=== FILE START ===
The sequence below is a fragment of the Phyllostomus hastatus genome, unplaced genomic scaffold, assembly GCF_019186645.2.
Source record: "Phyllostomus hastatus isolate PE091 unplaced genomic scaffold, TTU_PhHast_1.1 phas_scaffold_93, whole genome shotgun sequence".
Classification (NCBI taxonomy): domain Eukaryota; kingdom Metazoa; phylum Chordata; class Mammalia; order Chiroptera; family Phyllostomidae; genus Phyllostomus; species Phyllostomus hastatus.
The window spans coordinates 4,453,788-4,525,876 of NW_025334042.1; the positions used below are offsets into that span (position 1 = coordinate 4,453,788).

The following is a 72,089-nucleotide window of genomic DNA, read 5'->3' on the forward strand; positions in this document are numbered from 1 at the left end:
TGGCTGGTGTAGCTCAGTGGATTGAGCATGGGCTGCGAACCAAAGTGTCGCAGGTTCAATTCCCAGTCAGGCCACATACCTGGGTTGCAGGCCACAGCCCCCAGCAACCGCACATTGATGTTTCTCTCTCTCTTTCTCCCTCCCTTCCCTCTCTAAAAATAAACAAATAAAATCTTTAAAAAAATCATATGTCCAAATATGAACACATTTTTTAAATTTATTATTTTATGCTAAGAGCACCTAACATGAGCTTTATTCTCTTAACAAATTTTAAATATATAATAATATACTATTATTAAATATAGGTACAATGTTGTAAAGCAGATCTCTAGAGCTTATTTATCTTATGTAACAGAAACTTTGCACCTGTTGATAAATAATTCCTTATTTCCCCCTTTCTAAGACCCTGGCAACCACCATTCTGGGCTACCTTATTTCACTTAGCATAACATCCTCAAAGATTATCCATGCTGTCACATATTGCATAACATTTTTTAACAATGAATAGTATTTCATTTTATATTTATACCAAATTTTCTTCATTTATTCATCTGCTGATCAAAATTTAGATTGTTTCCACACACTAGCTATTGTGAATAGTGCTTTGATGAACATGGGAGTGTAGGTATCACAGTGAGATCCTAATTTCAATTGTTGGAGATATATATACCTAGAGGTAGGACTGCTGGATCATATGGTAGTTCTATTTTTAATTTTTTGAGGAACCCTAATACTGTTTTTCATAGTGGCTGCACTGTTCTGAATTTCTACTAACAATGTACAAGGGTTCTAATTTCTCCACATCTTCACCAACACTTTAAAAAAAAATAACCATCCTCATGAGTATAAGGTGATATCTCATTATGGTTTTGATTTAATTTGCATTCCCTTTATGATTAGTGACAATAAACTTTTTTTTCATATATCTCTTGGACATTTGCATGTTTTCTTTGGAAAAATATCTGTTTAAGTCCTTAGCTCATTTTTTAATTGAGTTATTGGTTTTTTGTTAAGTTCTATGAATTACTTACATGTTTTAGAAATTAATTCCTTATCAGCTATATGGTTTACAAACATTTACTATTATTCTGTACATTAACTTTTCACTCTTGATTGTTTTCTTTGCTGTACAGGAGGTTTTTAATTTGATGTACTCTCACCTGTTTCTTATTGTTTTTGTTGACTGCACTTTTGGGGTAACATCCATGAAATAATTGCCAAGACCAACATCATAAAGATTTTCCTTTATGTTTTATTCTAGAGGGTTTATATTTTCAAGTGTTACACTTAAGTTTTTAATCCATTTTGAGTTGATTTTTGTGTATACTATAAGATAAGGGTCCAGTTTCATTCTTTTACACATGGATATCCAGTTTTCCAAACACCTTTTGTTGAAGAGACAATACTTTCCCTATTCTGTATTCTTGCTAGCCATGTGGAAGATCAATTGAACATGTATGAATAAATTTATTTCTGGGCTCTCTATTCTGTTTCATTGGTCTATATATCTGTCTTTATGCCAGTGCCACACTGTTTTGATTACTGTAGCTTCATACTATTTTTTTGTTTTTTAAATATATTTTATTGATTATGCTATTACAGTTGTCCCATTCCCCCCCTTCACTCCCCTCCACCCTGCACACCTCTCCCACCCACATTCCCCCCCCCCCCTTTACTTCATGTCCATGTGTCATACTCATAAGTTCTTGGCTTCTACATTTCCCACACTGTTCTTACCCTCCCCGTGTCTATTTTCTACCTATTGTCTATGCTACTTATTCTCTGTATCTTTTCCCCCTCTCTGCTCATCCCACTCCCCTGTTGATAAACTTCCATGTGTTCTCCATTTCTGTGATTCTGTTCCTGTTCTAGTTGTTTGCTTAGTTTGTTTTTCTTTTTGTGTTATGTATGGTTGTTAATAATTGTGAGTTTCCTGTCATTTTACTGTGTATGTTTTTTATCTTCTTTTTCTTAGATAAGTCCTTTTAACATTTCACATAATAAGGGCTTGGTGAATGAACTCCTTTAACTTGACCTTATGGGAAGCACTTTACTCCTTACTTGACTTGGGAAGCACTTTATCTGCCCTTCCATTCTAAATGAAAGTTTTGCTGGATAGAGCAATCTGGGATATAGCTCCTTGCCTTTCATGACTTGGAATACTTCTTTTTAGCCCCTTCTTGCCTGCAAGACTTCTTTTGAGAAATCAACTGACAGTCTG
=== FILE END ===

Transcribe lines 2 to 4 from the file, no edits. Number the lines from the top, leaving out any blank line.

Source record: "Phyllostomus hastatus isolate PE091 unplaced genomic scaffold, TTU_PhHast_1.1 phas_scaffold_93, whole genome shotgun sequence".
Classification (NCBI taxonomy): domain Eukaryota; kingdom Metazoa; phylum Chordata; class Mammalia; order Chiroptera; family Phyllostomidae; genus Phyllostomus; species Phyllostomus hastatus.
The window spans coordinates 4,453,788-4,525,876 of NW_025334042.1; the positions used below are offsets into that span (position 1 = coordinate 4,453,788).